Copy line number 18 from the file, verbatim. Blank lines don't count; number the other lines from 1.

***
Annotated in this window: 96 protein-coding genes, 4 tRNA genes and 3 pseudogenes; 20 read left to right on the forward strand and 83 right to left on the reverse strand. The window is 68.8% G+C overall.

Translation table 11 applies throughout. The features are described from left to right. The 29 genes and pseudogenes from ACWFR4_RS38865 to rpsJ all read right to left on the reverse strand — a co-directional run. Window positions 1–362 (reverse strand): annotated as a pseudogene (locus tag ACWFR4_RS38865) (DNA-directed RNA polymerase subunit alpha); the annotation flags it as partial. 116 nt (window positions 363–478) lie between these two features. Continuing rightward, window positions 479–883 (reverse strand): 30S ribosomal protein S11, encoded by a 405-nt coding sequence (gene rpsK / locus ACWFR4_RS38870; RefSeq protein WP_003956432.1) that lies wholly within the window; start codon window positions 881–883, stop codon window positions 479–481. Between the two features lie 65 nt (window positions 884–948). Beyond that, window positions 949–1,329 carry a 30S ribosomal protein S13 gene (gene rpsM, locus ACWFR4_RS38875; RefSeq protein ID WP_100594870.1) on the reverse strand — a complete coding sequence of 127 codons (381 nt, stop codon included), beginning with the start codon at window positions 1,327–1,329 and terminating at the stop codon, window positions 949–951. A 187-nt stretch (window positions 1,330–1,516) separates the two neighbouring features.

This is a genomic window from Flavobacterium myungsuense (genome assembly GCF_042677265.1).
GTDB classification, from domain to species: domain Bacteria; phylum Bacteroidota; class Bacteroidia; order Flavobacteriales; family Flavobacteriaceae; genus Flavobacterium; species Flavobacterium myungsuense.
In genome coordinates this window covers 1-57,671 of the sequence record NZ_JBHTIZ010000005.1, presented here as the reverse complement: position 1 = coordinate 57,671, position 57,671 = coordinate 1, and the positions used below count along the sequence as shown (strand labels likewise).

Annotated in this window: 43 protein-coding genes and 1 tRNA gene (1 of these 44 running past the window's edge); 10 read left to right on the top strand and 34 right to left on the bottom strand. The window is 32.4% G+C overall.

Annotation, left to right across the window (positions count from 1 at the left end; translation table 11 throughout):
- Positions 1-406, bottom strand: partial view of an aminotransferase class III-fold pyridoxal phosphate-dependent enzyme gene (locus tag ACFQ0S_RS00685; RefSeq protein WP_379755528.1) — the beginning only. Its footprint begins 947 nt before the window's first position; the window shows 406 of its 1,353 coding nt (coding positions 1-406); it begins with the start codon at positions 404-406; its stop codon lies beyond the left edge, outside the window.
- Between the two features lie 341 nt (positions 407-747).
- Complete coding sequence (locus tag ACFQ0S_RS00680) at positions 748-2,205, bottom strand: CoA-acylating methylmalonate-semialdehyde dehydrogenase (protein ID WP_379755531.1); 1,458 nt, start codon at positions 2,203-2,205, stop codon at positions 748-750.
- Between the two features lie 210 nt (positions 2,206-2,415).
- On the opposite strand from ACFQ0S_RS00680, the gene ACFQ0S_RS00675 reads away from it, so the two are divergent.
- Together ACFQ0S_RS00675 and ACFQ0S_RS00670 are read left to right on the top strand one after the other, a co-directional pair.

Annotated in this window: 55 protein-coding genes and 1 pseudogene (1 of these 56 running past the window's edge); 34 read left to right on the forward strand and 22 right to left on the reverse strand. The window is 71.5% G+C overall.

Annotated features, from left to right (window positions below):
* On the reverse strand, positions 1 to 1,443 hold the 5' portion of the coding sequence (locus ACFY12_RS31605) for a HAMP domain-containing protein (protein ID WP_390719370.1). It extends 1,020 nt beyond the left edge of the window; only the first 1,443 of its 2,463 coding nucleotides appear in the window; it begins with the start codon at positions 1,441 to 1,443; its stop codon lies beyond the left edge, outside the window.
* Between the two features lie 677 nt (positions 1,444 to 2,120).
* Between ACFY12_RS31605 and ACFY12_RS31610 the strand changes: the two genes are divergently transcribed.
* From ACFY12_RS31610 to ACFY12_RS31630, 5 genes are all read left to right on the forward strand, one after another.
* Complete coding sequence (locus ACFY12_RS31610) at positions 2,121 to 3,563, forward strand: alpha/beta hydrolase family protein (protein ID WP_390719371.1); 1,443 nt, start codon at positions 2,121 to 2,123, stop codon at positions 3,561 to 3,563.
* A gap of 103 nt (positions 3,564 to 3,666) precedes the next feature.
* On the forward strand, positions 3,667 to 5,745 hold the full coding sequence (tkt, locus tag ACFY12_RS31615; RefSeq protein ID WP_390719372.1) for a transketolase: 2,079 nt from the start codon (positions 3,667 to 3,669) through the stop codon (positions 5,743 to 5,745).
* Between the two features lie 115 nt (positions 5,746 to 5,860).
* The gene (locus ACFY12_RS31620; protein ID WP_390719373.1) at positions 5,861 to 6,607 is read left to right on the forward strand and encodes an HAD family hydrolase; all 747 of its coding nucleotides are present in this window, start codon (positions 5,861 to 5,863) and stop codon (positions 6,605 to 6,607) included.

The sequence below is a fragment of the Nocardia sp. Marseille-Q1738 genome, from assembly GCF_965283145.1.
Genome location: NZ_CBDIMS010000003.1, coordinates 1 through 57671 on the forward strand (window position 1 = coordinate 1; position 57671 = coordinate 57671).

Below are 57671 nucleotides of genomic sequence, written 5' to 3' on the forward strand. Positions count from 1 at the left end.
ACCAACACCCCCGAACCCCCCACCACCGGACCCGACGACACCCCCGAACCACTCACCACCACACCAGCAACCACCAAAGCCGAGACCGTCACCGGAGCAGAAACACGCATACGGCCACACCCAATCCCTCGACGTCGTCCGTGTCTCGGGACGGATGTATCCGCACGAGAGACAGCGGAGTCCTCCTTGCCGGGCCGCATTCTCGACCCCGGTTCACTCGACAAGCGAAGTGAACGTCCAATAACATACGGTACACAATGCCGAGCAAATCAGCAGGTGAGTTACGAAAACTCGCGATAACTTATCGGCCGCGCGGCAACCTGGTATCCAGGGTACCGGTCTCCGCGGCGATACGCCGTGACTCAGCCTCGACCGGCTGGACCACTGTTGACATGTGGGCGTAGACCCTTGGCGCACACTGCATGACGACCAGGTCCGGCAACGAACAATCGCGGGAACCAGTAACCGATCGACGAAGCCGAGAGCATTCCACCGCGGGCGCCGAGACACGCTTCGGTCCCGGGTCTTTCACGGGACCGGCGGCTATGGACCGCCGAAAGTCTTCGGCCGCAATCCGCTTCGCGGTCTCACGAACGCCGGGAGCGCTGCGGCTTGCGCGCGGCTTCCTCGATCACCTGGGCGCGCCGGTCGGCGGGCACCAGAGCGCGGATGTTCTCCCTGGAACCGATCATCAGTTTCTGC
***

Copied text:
* Between ACFY12_RS31605 and ACFY12_RS31610 the strand changes: the two genes are divergently transcribed.